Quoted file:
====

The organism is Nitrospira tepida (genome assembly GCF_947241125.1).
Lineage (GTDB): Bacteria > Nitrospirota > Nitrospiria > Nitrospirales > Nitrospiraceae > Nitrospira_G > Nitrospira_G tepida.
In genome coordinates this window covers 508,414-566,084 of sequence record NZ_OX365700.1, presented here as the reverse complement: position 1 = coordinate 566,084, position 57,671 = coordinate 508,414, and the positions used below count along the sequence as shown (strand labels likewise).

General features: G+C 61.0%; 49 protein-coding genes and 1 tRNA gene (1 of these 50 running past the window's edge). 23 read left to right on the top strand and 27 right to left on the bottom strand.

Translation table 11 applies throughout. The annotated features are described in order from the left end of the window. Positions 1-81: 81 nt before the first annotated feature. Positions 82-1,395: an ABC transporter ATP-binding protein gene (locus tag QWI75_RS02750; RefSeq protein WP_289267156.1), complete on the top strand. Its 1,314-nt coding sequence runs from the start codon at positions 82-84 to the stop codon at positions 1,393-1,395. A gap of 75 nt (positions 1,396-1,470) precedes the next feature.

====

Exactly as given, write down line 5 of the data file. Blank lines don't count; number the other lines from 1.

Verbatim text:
Translation table 11 applies throughout. The annotated features are described in order from the left end of the window. Positions 1-81: 81 nt before the first annotated feature. Positions 82-1,395: an ABC transporter ATP-binding protein gene (locus tag QWI75_RS02750; RefSeq protein WP_289267156.1), complete on the top strand. Its 1,314-nt coding sequence runs from the start codon at positions 82-84 to the stop codon at positions 1,393-1,395. A gap of 75 nt (positions 1,396-1,470) precedes the next feature.